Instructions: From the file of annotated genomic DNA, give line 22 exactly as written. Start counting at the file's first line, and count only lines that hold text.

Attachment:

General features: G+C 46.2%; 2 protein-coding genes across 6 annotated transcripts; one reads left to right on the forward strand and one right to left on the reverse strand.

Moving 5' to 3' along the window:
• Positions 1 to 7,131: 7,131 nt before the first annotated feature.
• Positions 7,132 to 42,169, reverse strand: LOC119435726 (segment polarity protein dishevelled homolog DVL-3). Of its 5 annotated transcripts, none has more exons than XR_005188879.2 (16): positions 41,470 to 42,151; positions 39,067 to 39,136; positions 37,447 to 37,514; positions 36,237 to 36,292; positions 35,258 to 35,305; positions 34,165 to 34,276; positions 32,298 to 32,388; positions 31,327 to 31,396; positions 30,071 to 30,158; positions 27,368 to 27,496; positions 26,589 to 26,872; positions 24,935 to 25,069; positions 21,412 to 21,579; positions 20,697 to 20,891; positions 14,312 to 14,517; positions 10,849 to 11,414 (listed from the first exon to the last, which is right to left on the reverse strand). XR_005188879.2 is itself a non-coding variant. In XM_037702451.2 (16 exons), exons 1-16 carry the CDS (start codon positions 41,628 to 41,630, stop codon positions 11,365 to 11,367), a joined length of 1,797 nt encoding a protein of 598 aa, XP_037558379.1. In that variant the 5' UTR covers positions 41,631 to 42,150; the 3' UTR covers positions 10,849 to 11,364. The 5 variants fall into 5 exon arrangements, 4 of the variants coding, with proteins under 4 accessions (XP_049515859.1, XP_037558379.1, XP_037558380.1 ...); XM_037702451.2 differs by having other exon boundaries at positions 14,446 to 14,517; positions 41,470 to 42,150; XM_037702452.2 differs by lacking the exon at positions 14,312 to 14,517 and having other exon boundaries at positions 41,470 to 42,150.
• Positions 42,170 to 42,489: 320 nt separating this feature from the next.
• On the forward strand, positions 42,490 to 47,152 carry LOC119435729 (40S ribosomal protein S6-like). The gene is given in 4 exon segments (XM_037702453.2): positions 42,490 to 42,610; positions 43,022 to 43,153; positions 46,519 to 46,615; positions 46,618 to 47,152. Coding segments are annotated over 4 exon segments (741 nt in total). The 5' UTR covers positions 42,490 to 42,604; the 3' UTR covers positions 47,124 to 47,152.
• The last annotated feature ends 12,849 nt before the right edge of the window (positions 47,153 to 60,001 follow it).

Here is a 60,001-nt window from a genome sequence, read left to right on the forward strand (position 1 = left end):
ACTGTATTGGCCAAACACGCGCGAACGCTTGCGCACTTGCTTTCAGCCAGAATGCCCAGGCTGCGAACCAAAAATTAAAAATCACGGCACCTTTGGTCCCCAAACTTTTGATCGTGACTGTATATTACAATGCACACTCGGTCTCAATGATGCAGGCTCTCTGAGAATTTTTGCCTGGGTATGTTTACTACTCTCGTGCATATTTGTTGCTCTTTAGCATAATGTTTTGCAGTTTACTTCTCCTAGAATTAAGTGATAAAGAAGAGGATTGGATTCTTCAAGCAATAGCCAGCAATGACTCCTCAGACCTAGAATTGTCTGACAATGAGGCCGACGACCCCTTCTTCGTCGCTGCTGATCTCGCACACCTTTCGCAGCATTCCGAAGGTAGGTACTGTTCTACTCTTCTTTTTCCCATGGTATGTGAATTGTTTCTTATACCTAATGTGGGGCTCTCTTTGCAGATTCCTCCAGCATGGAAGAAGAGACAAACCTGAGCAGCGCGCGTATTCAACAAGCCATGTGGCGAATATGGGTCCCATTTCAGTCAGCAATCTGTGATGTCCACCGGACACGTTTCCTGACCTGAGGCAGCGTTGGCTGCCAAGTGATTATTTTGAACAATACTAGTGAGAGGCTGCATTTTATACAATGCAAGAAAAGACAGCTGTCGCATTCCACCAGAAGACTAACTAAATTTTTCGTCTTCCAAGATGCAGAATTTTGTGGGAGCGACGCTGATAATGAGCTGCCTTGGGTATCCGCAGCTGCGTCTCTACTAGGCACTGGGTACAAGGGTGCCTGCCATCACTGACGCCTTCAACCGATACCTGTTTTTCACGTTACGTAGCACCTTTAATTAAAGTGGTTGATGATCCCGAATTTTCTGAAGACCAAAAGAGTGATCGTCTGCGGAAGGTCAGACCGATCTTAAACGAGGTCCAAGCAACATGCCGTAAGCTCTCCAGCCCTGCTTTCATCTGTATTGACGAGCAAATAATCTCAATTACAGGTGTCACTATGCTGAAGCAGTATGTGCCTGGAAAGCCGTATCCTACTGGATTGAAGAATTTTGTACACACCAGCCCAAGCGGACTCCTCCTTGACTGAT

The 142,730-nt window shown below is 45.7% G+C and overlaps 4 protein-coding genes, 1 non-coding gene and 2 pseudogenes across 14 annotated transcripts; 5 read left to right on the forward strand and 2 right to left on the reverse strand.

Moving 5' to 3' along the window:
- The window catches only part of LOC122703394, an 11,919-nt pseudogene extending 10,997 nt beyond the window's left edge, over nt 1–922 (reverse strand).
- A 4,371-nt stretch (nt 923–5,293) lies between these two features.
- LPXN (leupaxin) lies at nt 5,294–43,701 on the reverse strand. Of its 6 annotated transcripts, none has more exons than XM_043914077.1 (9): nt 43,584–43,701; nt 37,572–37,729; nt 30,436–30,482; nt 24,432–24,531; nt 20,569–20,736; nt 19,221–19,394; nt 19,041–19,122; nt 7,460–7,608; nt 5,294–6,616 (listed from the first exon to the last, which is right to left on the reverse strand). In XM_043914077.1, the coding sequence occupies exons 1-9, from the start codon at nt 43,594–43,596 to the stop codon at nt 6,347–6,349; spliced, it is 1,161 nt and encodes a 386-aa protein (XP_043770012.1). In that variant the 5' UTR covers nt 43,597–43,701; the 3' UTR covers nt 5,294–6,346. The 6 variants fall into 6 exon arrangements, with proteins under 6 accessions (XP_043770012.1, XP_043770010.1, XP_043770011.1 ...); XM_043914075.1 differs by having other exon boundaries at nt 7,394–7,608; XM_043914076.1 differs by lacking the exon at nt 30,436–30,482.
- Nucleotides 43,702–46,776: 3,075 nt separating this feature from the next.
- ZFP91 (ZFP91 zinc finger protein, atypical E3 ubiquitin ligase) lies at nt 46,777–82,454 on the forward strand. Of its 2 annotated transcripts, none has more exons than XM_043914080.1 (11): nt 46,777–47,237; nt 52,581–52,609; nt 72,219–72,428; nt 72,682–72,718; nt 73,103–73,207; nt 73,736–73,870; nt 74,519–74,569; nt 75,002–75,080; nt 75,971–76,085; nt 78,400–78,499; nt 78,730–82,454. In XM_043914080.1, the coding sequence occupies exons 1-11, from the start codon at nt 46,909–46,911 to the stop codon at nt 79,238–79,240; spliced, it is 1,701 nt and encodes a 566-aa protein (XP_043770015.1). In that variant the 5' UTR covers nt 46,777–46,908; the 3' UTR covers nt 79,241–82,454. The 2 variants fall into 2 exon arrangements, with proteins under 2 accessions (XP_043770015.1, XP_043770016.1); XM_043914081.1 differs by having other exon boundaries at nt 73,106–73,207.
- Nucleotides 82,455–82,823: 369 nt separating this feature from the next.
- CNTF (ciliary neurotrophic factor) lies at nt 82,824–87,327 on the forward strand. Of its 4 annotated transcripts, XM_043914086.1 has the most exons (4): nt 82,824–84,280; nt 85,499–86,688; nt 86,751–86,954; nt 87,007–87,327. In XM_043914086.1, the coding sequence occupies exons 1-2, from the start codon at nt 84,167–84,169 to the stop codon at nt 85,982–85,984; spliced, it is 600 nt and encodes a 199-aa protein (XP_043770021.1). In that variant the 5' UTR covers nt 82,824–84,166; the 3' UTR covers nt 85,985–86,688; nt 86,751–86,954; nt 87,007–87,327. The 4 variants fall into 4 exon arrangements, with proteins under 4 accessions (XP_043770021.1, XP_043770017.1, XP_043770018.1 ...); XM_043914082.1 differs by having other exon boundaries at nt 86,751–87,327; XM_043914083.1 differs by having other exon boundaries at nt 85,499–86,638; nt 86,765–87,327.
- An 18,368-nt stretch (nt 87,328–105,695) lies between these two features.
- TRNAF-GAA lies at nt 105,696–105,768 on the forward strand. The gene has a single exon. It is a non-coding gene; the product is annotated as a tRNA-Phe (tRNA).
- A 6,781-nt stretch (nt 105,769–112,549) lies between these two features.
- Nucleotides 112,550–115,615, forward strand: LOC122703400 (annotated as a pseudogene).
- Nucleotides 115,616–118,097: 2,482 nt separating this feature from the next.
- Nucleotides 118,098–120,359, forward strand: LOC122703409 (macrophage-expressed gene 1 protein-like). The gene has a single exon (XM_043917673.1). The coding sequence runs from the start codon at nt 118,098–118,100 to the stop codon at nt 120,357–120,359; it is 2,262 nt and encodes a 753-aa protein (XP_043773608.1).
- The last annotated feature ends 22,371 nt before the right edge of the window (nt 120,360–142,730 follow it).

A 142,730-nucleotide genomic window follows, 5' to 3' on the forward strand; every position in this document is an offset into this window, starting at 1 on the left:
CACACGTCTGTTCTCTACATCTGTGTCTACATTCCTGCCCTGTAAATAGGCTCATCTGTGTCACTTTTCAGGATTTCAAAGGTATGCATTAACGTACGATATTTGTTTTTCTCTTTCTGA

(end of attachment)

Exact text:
- Nucleotides 112,550–115,615, forward strand: LOC122703400 (annotated as a pseudogene).